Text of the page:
So Emily Dickinson, honoring our inner nobody, our inner clown, I think the Flash Mob is just right for celebrating you. We’re taking you out. Didn’t you say:

Me — come!  My dazzled face
In such a shining place!
Me — hear! My foreign Ear
The sounds of Welcome — there!

The Saints forget
Our bashful feet —
My Holiday, shall be
That They — remember me —
My Paradise — the fame
That They — pronounce my name —

We do pronounce your name, and I think, Emily Dickinson, that your news to us, helps MAKE this a shining place, that is your gift to us, lighting and making luminous our world . . . your poetry is the gift that keeps giving. My early morning thoughts–as the sun rises “a ribbon at a time.”

NEXT WEEK: DECEMBER 18, 2011

I’ll be back next week, with rip roaring riparian river

restoration news, poetry of meandering and cascading and light and good news for all of us, here on our earth, this whole experiment in green, it’s still happening, it isn’t done, it’s alive, as Emily Dickinson is, with our reading and hearing her, immortal.

Poetry Slow Down, you are indeed Sweet Countrymen. Thank you for listening and sharing these moments, this flash mob in our day.

Check out Huffington Post and Facebook for images of Flash Mob and my Emily Dickinson play at the Cherry Center for the Arts in Carmel. She was right: they’ll advertise—you know!

YOU ARE INVITED TO A SURPRISE PARTY

(Undisclosed Location)

YOU ARE INVITED TO A SURPRISE PARTY

FOR WHOM?
“NOBODY!”

WHERE?
WE CAN’T TELL YOU.

WHEN
? December 9
TIME? 5 pm.
IT SOUNDS LIKE A PLAN! COUNT ME IN!

I’m Nobody! Who are You?
Are you–Nobody–too?
Then there’s a Pair of us?
Don’t tell–they’d advertise –you know!
How dreary to be Somebody!
How public–like a frog–
To tel one’s name the Livelong June
To an admiring–Bog!
That’s Emily Dickinson, and she was right, they WILL advertise,
and what’s more, become a mob, a Flash Mob, to an admiring bog,
that’s us! We’re celebrating a so-called “nobody” who became a big celebrity from tapping
into everybody’s inner nobody. We’re disturbing the peace with words of poetry honoring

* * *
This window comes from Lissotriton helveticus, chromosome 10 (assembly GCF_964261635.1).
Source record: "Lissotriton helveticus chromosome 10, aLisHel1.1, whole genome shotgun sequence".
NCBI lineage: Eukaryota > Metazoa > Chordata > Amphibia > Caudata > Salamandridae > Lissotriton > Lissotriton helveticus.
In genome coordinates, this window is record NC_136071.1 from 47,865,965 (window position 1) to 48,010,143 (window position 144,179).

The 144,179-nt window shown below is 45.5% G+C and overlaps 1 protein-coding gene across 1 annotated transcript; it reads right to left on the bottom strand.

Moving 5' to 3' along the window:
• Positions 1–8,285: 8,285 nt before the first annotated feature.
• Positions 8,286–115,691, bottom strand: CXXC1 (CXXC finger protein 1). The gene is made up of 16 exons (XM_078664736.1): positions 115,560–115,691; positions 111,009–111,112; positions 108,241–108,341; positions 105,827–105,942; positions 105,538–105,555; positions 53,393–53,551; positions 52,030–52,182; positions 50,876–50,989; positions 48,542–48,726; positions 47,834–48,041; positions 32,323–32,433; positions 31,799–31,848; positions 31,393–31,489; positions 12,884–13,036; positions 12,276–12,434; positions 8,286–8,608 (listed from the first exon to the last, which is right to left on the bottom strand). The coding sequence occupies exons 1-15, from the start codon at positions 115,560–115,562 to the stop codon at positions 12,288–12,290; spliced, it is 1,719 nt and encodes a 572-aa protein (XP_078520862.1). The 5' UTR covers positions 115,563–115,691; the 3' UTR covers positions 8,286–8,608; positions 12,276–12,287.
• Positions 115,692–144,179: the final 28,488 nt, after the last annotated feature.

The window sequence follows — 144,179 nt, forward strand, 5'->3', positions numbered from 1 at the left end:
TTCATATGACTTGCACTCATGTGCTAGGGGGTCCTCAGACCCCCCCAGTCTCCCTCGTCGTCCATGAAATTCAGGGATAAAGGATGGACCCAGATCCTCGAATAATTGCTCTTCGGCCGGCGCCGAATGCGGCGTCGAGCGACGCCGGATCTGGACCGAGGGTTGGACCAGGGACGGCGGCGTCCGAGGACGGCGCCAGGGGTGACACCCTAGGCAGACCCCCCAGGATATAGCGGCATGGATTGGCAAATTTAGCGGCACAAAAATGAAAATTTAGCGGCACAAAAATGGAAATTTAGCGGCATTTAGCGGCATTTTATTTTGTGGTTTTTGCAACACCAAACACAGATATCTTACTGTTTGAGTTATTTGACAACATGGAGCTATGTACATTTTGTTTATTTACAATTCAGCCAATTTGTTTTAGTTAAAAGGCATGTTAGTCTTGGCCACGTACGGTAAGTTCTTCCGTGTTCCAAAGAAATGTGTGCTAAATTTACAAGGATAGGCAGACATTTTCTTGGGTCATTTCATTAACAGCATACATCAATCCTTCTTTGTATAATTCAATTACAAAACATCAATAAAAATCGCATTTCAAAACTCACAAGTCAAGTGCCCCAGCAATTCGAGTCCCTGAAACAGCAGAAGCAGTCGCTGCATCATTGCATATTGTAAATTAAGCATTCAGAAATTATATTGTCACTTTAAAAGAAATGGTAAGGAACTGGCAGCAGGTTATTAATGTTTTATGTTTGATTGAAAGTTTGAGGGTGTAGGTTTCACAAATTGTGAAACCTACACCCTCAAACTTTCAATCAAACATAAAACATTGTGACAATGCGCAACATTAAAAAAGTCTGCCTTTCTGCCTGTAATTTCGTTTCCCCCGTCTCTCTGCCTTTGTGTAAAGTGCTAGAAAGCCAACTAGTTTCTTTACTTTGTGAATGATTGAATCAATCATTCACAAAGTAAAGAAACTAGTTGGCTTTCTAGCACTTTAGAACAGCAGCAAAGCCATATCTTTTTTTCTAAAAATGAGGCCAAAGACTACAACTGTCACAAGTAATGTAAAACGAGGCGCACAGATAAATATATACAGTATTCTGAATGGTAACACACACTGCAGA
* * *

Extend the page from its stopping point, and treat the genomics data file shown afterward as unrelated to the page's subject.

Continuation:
the woman who lived her life unknown as a poet, “shut up” and “shut out” of public life.
We’ll bring her to the streets!
When? December 9th, 5 pm, the eve of Emily Dickinson’s birthday.
We can’t tell you where because a Flash Mob breaks out of the ordinary public rhythms, surprising everyone, but we’ll give you some clues.
Look for sightings of Nobody, wearing purple boots and white clothes for the woman who dressed
only in white and expressed herself in “the purple well.” Look for a seating place on which a famous literary creation waxed
philosophically about chocolate (“my momma said, life is like a box of chocolates). Look for a street, or “row,” where our region’s own Nobel Prize author wrote a book with a title that is a BIG CLUE to where this Flash Mob celebration of Emily Dickinson’s birthday is happening! (hint: you can hear seals bark!)
YES, Gingerbread will be served!
YES, Poetry will be recited!
This Flash Mob (shhhhh) is brought to you by Team Poetry, for the Poet in Residence of Pacific Grove, with Barbara Mossberg (“Dr. B), and students of CSUMB and PGHS, under the direction of Mr. Larry Haggquist and the Poetry Out Loud program.
COME ONE COME ALL! COME ON, and bring your favorite “NOBODY!”
Interview with Barbara Mossberg:
Emily Dickinson lived her life in basic seclusion, if not exile. In her lifetime she was virtually unknown as a poet.
Yet she yearned to be famous, to be immortal, to matter utterly to us, to be “great, Someday,” as a poet. She knew she was considered
a “nobody” and she defiantly took on that identity with pride and panache! She created a whole identity and poetry of such
distinction and singularity that she became one of the greatest poets in the English language, beloved around the world. How delicious to celebrate her celebrity, her fame, with a mob, disturbing the peace! To an “admiring bog!” And to have a crew of Nobodies saying her most famous words. She is no longer “shut up,” “shut out.” She is part of fabric of our daily lives, her words the spiritual soundtrack to how we live and think about life most profoundly.  Her joys and sorrows and insights into the largeness of life will be expressed on the sidewalk, in the plaza, on the street, on a public bench . . . Yes–in public!